Blade Runner is considered the pinnacle of sci-fi filmmaking, and one of the most visually influential movies of all time. But in the age of CGI, it's getting harder to find films that are willing to stick with the practical effects that helped make Blade Runner a cinematic legend. Luckily, the sequel's director has promised a return to Blade Runner's roots.
"I think I can count on one hand how many times I saw a green screen in all of those months of shooting," he said. "There will be CG enhancements, of course, but as much as possible it was in-camera."
Director Denis Villeneuve told Variety that Blade Runner 2049, the long-awaited sequel starring Harrison Ford and Ryan Gosling, has prioritised practical camerawork and special effects during the filming process. He said he's very "old school" and prefers to work with sets and practical effects, rather than relying on green screens and CGI.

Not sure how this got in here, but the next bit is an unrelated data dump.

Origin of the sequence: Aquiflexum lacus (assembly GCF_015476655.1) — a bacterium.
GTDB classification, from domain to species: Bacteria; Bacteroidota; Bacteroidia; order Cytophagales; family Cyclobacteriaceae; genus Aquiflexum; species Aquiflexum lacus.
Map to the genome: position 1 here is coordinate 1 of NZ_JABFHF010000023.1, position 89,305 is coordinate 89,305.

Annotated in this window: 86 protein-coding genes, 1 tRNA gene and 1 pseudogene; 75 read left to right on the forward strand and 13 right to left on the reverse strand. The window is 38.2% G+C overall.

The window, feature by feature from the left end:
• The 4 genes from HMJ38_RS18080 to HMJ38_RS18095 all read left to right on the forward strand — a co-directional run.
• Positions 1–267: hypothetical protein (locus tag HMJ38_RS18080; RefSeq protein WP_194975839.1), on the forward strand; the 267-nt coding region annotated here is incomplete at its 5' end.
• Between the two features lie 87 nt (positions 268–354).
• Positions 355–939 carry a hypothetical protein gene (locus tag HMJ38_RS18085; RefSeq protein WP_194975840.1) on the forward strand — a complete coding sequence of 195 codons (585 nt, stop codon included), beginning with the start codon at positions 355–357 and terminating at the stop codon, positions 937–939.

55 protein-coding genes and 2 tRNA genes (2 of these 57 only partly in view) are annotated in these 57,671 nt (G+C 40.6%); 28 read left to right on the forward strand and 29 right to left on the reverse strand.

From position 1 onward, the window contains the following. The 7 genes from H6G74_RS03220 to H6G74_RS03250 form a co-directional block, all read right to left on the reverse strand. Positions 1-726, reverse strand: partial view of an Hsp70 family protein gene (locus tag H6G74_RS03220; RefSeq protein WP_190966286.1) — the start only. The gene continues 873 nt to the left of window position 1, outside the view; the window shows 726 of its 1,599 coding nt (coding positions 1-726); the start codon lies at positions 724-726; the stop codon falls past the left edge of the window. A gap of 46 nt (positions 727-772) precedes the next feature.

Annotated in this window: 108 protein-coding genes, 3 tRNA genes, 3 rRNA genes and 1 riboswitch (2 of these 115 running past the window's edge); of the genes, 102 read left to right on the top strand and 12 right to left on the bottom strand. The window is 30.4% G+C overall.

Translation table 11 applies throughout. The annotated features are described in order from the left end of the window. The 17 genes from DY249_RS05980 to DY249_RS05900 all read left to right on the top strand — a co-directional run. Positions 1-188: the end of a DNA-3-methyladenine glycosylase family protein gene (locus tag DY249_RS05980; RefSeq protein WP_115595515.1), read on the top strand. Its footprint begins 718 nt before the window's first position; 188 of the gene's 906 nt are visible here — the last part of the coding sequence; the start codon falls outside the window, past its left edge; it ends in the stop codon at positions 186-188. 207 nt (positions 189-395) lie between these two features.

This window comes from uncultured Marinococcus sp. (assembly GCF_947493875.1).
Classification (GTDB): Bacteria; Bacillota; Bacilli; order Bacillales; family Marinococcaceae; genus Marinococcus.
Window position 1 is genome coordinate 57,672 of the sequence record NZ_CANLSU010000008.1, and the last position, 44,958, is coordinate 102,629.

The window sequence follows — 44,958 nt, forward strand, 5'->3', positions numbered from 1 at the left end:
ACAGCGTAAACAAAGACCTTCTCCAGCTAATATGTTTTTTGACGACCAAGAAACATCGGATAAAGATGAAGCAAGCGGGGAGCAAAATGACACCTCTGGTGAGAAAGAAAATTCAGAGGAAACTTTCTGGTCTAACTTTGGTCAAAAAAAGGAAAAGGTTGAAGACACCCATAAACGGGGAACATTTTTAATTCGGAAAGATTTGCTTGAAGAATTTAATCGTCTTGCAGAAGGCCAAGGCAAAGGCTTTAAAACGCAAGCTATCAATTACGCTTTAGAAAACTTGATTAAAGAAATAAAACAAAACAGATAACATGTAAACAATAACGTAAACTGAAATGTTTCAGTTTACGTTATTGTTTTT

"I hate green screens. It sucks out all my energy. I get depressed," Villeneuve said. "For Blade Runner, we tried our best to do as much as possible in-camera, building everything."
Villeneuve added that one of his biggest regrets for Arrival was that they had to go with CGI aliens, saying he would have preferred a "gigantic aquarium with gigantic beasts that would be moved by puppeteers," but that they didn't have the budget for that. Well, considering that Blade Runner 2049 is being called one of the most expensive R-rated films ever made, it looks like they have the budget this time around.
It's clear that Villeneuve has a deep love and admiration for Blade Runner. In 2015, he said it was "almost a religion" to him. And given how many movies are using and abusing CGI in order to create their worlds, it's encouraging to see how dedicated he and his team are to honouring the legacy of Sir Ridley Scott's iconic film.
Blade Runner 2049 comes out October 6.